Fact Checker

Imagine you’re taking an exam, and it’s a big one, heavily weighted, and the stakes are high. Thankfully, the exam is “open book.” Your instructor has told you to use your textbook as it has all the answers you will need to be successful. The instructor then leaves the room as the exam begins. 

Suddenly, someone enters the room and states he’s taken this exam before and can give you all the answers.   

As you move through the exam, you begin to question his answers because they do not correspond with what you remember learning. You start to notice a feeling deep inside that something just isn’t quite right. Your textbook is still available on your desk. So, do you check his answers against the textbook your instructor has told you to use, or do you decide to trust this person instead? If you decide to check his answers with your textbook, you will find that his answers are actually…false.

Ironically, our very existence on this earth is much like a heavily weighted exam, but the stakes are the highest-of-high, our eternal destination! Thankfully, the Exam of Life is open-book, and our Instructor (the Lord) has given us a textbook (the Bible) which contains all the answers we need to know. 

Also, as in this scenario, there is someone (Satan) trying to tell us the wrong answers.

 “But I am afraid that, as the serpent deceived Eve by his trickery, your minds will be led astray from sincere and pure devotion to Christ.  For if one comes and preaches another Jesus whom we have not preached, or you receive a different spirit which you have not received, or a different gospel which you have not accepted, this you tolerate very well!” 2 Corinthians 11:3-4

Paul was warning of false teachers who were apparently teaching a “different Jesus” and a “different gospel” to the members of the church in Corinth. The congregation there seemed to be trusting these guys over their textbooks, the Scriptures (their Bible during that period).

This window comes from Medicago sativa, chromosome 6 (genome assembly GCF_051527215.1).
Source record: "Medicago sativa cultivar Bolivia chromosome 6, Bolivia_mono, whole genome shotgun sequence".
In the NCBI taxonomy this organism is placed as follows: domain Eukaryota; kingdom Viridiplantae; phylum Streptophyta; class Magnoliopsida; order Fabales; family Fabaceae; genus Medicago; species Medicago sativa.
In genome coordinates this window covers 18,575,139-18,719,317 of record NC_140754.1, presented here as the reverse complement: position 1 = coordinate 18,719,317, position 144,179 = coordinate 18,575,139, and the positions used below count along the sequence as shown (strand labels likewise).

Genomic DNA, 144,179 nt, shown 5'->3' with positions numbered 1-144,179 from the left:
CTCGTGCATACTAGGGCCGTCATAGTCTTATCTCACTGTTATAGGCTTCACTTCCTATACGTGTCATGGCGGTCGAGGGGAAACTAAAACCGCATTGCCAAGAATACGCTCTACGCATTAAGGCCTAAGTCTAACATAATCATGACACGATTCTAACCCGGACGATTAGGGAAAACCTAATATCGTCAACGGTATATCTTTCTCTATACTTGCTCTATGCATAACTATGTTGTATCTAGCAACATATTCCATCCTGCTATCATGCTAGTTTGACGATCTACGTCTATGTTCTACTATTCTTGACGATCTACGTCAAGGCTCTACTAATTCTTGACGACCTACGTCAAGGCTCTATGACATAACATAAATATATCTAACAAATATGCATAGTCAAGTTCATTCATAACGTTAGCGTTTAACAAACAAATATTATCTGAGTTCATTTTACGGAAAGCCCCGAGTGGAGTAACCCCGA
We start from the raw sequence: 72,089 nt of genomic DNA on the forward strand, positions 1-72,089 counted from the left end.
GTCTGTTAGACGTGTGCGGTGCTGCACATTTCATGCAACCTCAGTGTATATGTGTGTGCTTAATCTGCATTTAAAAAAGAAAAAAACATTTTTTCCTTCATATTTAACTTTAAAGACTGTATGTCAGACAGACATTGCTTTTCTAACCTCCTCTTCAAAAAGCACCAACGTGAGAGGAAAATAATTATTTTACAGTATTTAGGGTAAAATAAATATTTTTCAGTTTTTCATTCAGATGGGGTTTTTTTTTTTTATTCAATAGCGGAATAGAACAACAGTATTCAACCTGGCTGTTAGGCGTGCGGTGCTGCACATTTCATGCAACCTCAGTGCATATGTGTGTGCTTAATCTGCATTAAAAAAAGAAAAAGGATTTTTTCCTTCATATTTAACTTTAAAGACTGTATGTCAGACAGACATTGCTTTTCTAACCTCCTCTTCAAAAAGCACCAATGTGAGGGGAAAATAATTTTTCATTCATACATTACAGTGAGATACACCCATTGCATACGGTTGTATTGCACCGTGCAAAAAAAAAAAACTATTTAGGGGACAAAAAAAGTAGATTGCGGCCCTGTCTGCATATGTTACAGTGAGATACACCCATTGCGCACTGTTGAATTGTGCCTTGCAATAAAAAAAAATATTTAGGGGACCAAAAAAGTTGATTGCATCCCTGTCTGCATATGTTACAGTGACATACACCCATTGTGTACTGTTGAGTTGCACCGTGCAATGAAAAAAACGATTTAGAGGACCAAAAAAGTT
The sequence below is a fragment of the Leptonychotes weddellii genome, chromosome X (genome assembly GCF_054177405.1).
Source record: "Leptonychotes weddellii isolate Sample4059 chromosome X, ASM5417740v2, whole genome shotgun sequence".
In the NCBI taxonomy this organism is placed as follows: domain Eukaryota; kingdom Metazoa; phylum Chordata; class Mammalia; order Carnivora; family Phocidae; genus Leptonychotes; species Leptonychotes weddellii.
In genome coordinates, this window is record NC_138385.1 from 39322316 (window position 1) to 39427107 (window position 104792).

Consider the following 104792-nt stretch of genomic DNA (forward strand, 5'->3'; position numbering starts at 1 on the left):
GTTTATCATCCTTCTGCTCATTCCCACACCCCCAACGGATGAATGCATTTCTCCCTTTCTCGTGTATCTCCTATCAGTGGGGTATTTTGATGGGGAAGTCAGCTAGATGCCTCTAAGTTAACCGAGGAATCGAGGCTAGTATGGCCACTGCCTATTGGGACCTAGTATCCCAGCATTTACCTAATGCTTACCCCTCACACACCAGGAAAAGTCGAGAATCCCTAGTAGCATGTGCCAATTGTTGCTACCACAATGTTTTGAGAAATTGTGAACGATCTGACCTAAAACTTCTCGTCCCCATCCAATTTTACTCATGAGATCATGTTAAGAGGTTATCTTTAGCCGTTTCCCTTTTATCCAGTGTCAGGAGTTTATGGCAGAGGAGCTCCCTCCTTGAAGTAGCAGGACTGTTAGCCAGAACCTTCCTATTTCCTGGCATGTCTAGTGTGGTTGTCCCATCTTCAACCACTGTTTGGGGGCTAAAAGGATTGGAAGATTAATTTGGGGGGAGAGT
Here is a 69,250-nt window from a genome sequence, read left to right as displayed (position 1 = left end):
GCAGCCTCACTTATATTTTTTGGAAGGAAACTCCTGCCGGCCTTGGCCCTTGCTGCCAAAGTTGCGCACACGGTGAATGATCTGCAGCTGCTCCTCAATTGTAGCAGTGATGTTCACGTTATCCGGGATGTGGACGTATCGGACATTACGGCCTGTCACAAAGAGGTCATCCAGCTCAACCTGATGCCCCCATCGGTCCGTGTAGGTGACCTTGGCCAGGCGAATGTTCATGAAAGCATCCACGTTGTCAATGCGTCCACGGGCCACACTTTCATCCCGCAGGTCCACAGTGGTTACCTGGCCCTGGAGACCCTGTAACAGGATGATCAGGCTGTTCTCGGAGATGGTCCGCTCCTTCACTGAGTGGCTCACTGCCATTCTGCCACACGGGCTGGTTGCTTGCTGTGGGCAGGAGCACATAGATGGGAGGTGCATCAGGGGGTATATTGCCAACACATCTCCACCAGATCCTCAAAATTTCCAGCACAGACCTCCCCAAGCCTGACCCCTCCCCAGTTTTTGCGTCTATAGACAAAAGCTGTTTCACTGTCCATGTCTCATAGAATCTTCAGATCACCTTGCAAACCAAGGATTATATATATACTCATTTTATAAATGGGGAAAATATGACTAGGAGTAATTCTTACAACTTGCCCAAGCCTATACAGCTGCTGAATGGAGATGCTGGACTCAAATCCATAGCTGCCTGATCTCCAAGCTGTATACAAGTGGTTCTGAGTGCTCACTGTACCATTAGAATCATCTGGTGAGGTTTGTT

Messages that are either contradictory or not found in the inspired Word of God are spread by false teachers who are being led by Satan. In 1 John 4:1 the Bible says, “Beloved, do not believe every spirit, but test the spirits to see whether they are from God, because many false prophets have gone out into the world.” Believing in something outside what God has said in His Word can have detrimental consequences. 

Satan is crafty. A common tactic of our enemy is to take an idea that seems righteous on the surface, but when the layers are peeled back, a flawed concept is revealed. 

See if you can spot the major flaw in this statement: “Life has purpose and meaning. God, our loving Father, wants us to find happiness.”

Well, isn’t that sweet? But it’s wrong. This concept is not found in the Bible. 

But wait! It has the words “God” and “Father” in it! And they are even capitalized! Alas, despite the utilization of “Christian” buzzwords and correct grammar usage, it’s still wrong. 

God truly is loving, and our lives do have a purpose, yet that purpose is not to find happiness as this statement implies. Our purpose is to glorify God by doing all that Jesus commands us which is primarily to “Go, therefore, and make disciples of all the nations, baptizing them in the name of the Father and the Son and the Holy Spirit, teaching them to follow all that I commanded you.” Matthew 28:19-20a